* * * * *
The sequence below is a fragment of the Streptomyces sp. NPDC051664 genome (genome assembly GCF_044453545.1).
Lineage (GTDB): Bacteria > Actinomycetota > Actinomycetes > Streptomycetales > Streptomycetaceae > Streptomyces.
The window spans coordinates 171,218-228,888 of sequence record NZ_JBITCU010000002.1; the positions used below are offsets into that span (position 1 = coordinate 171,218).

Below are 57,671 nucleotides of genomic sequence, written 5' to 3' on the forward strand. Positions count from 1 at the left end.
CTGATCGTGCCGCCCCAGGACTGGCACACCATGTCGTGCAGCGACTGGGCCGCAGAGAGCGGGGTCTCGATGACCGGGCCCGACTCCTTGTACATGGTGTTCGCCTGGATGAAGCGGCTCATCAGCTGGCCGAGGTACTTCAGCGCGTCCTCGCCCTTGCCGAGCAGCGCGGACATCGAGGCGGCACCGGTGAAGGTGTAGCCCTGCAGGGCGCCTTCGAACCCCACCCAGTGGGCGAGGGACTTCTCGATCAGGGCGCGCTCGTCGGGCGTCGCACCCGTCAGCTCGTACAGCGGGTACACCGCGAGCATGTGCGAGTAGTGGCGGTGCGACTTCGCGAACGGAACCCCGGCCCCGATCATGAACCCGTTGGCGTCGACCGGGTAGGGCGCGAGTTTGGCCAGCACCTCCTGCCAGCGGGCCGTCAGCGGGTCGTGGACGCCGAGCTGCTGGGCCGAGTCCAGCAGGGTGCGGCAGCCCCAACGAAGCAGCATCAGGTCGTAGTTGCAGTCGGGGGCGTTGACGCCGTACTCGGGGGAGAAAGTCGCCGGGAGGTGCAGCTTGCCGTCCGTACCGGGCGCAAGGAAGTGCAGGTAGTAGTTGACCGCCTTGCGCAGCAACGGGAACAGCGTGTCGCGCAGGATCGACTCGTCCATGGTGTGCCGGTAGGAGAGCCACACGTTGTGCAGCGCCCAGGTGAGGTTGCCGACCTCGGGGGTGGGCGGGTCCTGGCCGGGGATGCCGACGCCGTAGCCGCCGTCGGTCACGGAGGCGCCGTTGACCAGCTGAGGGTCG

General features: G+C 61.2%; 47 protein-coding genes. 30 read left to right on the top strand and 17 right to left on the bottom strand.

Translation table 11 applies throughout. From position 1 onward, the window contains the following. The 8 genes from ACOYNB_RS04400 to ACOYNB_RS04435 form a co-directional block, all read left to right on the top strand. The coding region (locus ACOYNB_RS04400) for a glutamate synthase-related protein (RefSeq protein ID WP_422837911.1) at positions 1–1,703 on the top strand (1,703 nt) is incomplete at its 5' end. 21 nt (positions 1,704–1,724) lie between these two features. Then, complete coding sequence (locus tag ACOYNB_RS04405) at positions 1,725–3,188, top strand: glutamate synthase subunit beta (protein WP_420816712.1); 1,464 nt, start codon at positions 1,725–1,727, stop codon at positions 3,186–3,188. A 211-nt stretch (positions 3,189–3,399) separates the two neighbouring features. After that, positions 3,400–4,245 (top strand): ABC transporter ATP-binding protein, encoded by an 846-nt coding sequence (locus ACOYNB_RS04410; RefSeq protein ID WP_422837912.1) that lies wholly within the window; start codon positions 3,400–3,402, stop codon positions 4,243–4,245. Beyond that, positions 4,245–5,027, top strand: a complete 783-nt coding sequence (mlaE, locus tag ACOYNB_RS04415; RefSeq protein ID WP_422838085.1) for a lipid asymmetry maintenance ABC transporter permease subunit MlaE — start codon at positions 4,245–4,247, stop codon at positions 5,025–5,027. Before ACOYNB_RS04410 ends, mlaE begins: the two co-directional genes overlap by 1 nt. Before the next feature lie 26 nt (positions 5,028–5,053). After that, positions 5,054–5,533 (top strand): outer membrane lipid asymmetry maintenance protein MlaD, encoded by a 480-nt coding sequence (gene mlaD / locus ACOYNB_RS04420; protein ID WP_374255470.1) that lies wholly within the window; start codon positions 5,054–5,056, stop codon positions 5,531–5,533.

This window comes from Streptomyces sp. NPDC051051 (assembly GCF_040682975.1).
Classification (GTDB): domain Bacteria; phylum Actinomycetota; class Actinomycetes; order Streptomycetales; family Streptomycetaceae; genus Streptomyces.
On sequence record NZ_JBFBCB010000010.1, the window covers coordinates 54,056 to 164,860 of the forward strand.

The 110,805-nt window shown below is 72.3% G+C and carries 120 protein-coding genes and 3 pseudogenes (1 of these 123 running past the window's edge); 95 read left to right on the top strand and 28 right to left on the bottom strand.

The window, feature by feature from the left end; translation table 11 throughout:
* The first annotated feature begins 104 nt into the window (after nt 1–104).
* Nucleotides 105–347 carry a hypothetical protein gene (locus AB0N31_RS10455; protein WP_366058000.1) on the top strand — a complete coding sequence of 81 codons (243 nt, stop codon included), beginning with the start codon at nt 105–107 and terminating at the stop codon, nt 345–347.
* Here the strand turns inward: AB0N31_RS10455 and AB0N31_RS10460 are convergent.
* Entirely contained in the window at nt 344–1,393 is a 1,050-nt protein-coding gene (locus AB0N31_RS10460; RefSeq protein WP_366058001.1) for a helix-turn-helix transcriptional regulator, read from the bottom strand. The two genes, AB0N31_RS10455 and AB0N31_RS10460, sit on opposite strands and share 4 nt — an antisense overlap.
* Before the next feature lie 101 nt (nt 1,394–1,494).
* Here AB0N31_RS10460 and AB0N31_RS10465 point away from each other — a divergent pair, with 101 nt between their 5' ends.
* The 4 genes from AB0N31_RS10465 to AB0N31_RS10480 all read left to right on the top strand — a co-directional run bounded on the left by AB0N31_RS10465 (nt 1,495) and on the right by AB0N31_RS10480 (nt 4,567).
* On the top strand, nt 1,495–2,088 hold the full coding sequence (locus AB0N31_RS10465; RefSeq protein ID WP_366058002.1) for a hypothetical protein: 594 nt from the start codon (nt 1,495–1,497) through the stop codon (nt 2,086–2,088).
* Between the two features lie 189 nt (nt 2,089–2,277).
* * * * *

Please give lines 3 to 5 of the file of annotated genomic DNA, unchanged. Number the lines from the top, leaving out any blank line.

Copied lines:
The window spans coordinates 171,218-228,888 of sequence record NZ_JBITCU010000002.1; the positions used below are offsets into that span (position 1 = coordinate 171,218).

Below are 57,671 nucleotides of genomic sequence, written 5' to 3' on the forward strand. Positions count from 1 at the left end.
CTGATCGTGCCGCCCCAGGACTGGCACACCATGTCGTGCAGCGACTGGGCCGCAGAGAGCGGGGTCTCGATGACCGGGCCCGACTCCTTGTACATGGTGTTCGCCTGGATGAAGCGGCTCATCAGCTGGCCGAGGTACTTCAGCGCGTCCTCGCCCTTGCCGAGCAGCGCGGACATCGAGGCGGCACCGGTGAAGGTGTAGCCCTGCAGGGCGCCTTCGAACCCCACCCAGTGGGCGAGGGACTTCTCGATCAGGGCGCGCTCGTCGGGCGTCGCACCCGTCAGCTCGTACAGCGGGTACACCGCGAGCATGTGCGAGTAGTGGCGGTGCGACTTCGCGAACGGAACCCCGGCCCCGATCATGAACCCGTTGGCGTCGACCGGGTAGGGCGCGAGTTTGGCCAGCACCTCCTGCCAGCGGGCCGTCAGCGGGTCGTGGACGCCGAGCTGCTGGGCCGAGTCCAGCAGGGTGCGGCAGCCCCAACGAAGCAGCATCAGGTCGTAGTTGCAGTCGGGGGCGTTGACGCCGTACTCGGGGGAGAAAGTCGCCGGGAGGTGCAGCTTGCCGTCCGTACCGGGCGCAAGGAAGTGCAGGTAGTAGTTGACCGCCTTGCGCAGCAACGGGAACAGCGTGTCGCGCAGGATCGACTCGTCCATGGTGTGCCGGTAGGAGAGCCACACGTTGTGCAGCGCCCAGGTGAGGTTGCCGACCTCGGGGGTGGGCGGGTCCTGGCCGGGGATGCCGACGCCGTAGCCGCCGTCGGTCACGGAGGCGCCGTTGACCAGCTGAGGGTCG